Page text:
A seemingly minor uncompleted maintenance task spawned a "perfect storm" accident chain that led to disastrous consequences for a Bombardier Learjet 60 crew and passengers during a late night departure from Columbia, South Carolina in September 2008.
Recommendations issued by the US National Transportation Safety Board in its conclusion following its investigation into the 6 April accident include alerting the industry to the dangers of underinflated tyres.
The NTSB determined that the probable cause of the crash, which killed the pilot and two of the four passengers, was partly the operator's inadequate maintenance of the aircraft's tyres, specifically the four Goodyears on the main landing gear, which had been "severely underinflated".
The board also determined that the captain's decision to perform a rejected take-off at a speed higher than "V1", the point beyond which crews are generally taught to continue the take-off, was equally at fault.
The chain of events, described as a "perfect storm" by board member Robert Sumwalt, included the operator not checking the tyre pressure, which led to all four main gear tyres rupturing at just above V1 speed. The captain, hearing a rumbling noise when the tyres burst, rejected the take-off though above V1.
However, debris from the ruptured tyres punctured hydraulic lines and disabled a microswitch in the landing gear well, causing the twinjet's thrust reverser logic to believe the aircraft was airborne, retracting the reverse thrusters.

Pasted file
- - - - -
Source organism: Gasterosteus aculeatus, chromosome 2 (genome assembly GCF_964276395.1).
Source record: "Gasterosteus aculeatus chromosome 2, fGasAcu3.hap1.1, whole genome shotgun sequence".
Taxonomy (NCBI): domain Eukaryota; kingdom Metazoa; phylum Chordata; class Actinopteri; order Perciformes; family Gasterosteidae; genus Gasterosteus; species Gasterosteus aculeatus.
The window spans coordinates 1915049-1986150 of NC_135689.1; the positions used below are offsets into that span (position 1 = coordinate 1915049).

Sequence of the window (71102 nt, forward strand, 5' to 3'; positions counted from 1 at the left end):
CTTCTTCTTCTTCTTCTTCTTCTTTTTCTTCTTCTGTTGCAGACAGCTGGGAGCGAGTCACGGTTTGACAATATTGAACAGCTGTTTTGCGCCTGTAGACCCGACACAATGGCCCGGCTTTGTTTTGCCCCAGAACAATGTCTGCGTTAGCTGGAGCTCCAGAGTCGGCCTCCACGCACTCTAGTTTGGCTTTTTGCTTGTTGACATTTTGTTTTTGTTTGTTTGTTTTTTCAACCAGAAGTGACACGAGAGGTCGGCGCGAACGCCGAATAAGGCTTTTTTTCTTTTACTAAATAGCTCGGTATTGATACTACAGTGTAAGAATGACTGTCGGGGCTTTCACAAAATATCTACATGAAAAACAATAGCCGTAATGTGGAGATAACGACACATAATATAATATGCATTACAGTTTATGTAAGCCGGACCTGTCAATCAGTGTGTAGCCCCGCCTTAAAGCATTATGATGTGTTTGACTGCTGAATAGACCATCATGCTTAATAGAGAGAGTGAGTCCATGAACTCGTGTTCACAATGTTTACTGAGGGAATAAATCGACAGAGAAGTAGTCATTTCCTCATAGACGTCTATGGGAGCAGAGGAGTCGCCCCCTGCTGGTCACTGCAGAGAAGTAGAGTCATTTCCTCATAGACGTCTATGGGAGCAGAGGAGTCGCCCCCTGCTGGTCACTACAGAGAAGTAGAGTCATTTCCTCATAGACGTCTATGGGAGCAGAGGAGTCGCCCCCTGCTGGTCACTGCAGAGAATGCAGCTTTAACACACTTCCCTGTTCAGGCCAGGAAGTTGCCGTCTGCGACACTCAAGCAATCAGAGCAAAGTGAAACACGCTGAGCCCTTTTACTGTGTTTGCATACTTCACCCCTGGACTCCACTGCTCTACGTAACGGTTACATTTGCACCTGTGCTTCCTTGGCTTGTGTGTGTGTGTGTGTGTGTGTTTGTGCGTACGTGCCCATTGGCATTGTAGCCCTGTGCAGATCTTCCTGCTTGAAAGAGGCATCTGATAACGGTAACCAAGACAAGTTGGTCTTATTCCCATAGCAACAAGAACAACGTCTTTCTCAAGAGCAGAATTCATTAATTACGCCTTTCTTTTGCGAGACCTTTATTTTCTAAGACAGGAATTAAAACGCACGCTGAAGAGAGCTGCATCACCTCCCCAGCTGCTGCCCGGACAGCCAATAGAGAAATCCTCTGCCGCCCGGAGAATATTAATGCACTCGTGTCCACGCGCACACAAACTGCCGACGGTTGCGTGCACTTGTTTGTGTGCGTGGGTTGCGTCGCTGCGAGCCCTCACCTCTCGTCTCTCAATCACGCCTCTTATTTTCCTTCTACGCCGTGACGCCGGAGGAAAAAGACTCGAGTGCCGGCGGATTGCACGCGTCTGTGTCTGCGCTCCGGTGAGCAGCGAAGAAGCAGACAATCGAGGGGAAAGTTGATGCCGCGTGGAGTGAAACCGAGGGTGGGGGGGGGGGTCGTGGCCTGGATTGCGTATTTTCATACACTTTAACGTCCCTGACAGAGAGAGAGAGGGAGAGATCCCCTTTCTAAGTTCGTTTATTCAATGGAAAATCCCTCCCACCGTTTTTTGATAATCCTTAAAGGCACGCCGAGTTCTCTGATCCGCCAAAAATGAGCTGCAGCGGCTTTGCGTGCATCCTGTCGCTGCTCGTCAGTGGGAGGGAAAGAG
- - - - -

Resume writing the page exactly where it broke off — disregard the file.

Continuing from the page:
The Learjet 60's thrust reverser design does not provide mechanical feedback to the pilots to let them know that forward thrust is being applied rather than reverse thrust. The accident aircraft, with forward thrust, no main tyres and possibly no hydraulic braking, overran the runway and burst into flames after crossing a highway.
A key finding in the investigation was that operators are not generally aware of the importance of proper tyre maintenance, nor are pilots allowed by Part 135 regulations to check the pressure themselves; only certificated mechanics can legally check it. When underinflated, the NTSB says the tyres begin to flex, causing heat that can melt the nylon fibre materials that strengthen the structure.
Investigators found that the Learjet's tyres, which are supposed to be inflated to 15.1bar (219lb/in2), had progressively lost about 2% of their pressure a day over a period of about three weeks before the accident, a typical leak rate for high-pressure tyres. Federal Aviation Administration certification rules allow for the tyres to lose as much as 5% a day.
Investigators determined that the tyres on the accident aircraft were inflated to about 9.66bar, 36% below the optimum pressure and well below the point at which they must be changed because of heat damage.
Recommendations for the FAA include requiring fractional operators, air taxi and airline operators to provide information and required intervals for measuring tyre pressure, allowing pilots as well as mechanics to check tyre pressure for Part 135 operations, requiring simulator upgrades to realistically emulate tyre failures on take-off and requiring Bombardier to make changes to the Learjet 60 thrust reverser design.